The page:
When Should I Delete Cookies?

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  • Written By: Ray Hawk
  • Edited By: E. E. Hubbard
  • Last Modified Date: 19 October 2019
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The decision as to when to delete cookies should be based on the security concerns of online activity, the speed of the Internet connection, and what websites are frequently visited. Since browser cookies are meant to speed up the loading of frequently visited web sites, as well as track an individual visitor's use of the site, they have both positive and negative values. Many virus detection programs will find, as a primary source of their function, numerous tracking cookies that have been copied to user computers, and a setting to automatically delete cookies of this type is appropriate. Though cookies are the most harmless types of files detected by virus software, they are also installed without user permission or knowledge and can lead to gaps in security firewalls. In order to enhance the security of your computer, deleting cookies frequently is the best option.

A periodic process to delete cookies from a computer usually will take care of most concerns. Though cookies are designed to speed up access to a website, they primarily benefit the marketing aspects of the website itself and not the visitor. Cookies also take up very little space on a computer hard drive, as they are small text data files, so thousands of them can be stored on a contemporary personal computer without monopolizing space in any noticeable way.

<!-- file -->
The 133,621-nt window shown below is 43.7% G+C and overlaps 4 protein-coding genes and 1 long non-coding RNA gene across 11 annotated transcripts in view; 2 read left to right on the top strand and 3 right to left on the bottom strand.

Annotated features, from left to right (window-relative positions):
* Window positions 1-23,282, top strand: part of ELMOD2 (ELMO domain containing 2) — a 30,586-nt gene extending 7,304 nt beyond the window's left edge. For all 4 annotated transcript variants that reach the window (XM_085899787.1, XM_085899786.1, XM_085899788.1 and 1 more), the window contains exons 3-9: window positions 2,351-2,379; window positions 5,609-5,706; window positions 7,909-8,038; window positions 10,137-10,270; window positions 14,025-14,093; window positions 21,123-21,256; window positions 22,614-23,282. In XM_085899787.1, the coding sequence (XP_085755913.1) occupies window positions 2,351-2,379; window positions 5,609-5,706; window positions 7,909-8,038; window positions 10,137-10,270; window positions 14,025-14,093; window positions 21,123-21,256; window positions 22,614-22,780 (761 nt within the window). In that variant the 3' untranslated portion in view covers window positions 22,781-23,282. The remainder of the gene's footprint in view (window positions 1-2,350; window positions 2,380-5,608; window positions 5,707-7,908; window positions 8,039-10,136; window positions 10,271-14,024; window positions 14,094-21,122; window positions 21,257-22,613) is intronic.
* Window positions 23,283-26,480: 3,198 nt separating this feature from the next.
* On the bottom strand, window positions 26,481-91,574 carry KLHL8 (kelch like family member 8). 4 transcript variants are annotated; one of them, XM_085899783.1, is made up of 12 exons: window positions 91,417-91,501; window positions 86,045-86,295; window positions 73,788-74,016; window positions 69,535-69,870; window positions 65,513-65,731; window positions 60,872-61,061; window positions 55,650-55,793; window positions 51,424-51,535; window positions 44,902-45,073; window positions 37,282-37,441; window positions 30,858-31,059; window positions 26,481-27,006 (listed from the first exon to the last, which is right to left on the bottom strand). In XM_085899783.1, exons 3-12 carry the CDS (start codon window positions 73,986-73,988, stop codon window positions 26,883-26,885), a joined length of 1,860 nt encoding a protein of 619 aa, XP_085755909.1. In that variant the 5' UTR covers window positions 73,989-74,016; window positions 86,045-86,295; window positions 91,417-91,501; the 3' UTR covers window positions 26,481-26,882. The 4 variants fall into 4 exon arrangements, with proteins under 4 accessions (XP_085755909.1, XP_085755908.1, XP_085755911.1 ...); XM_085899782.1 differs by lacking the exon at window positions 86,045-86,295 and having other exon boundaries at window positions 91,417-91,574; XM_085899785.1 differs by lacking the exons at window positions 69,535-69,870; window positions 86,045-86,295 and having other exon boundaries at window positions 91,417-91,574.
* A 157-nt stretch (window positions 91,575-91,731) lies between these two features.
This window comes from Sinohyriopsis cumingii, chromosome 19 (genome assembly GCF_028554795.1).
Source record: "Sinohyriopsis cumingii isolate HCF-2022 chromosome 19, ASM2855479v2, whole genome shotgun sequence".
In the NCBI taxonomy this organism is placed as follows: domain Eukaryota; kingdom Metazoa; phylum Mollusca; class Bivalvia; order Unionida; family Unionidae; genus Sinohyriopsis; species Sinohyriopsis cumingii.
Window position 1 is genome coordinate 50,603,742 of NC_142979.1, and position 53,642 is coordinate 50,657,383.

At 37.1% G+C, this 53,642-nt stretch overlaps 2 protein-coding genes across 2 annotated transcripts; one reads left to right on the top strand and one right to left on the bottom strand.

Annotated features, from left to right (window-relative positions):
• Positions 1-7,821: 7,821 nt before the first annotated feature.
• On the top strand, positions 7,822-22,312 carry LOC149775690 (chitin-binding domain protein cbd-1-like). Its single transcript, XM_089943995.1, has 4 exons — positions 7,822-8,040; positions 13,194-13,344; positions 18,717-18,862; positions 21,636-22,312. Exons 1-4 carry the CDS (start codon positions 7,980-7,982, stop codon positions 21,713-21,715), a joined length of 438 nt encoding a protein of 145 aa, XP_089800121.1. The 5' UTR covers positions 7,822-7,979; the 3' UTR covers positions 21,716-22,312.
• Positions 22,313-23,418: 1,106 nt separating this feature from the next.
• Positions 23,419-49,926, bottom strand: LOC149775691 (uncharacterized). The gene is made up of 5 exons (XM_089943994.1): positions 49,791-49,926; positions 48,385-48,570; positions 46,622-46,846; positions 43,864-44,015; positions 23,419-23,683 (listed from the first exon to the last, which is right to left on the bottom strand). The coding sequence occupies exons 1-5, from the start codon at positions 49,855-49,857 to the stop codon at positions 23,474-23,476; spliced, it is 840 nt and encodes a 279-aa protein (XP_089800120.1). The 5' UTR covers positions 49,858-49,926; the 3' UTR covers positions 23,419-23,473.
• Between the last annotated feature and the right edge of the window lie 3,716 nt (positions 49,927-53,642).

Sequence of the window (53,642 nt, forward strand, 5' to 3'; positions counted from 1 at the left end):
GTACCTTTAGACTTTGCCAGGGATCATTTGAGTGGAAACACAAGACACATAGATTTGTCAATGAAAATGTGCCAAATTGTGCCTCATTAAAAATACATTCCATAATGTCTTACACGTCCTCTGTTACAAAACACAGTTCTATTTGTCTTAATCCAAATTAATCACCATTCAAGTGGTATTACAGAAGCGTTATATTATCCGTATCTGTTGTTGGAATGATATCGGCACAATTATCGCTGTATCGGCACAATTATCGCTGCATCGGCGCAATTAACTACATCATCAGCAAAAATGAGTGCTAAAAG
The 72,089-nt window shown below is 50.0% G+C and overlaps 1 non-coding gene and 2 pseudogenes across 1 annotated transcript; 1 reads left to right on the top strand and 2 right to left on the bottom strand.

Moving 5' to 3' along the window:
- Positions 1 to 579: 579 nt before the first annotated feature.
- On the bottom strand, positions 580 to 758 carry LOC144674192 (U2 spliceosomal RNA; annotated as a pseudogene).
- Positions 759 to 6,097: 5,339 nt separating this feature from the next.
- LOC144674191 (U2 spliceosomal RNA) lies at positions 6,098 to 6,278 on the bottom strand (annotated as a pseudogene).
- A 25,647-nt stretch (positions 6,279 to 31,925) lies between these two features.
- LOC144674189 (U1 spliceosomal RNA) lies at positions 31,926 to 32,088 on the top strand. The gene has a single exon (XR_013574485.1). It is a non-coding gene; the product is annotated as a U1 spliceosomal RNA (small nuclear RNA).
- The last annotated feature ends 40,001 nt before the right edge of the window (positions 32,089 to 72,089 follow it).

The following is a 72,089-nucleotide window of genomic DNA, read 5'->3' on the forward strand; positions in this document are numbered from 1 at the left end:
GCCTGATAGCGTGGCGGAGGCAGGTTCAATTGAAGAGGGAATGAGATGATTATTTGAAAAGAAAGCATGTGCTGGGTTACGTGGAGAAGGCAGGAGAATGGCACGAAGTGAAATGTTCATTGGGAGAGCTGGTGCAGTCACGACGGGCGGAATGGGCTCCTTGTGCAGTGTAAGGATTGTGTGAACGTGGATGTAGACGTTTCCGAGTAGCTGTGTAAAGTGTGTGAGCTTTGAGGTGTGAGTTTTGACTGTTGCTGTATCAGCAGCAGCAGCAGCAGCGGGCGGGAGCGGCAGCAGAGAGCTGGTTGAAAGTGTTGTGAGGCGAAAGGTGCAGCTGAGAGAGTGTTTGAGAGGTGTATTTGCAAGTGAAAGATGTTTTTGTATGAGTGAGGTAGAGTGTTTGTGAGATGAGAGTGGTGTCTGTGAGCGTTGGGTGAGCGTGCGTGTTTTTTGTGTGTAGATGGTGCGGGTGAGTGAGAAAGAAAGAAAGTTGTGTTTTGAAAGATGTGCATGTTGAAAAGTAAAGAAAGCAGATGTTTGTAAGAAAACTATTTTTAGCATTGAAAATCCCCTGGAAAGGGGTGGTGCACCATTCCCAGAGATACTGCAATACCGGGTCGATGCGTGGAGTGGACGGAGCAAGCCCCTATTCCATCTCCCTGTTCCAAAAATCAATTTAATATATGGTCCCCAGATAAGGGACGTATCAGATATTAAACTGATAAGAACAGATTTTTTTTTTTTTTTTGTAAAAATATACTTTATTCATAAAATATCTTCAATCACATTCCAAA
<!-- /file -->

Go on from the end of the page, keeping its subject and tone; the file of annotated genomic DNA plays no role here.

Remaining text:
There are several different names for cookies, including the hypertext-transfer protocol cookie (HTTP cookie), web cookie, or browser cookie, but they all are stored as text files and serve similar functions. Their primary and original use, when Internet speed was much slower in decades past, was to track a visitor's activity on a website for marketing and optimization purposes when the visitor returned later. This would enable faster loading of web pages, advertising targeted towards the specific interests of the visitor, and maintained records of shopping cart's data that weren't completed beforehand.

Tracking website traffic also allows for some personalization if a user has filled out a form on the site, where they could then be addressed by name, graphics could be loaded based on individual interests, and more. The major downside to such marketing practices is that cookies are in no way secure files. If they contain sensitive information stored on the website or provided by the visitor, they can easily be read by anyone who knows where they are located or anyone who can capture them while they are being transferred over the Internet.

Cookies are in effect real-time log files of the time, date, and specific activity of a user on a computer as the user interacts with websites. If Internet access is being gained in a public or work environment, it is best to delete cookies after an Internet session has ended to maintain privacy. If a user has never visited a website before, a cookie by default will be created with the first visit.

Though browsers can be set to block the downloading of cookies, many sites claim that they will not operate or load properly if this feature is disabled. In and of themselves, cookies are fairly harmless, but they can open a security loophole for hackers to obtain account information, and they can be a sophisticated storage record of Internet activity. The best practice in maintaining security and privacy is to delete cookies at every opportunity.


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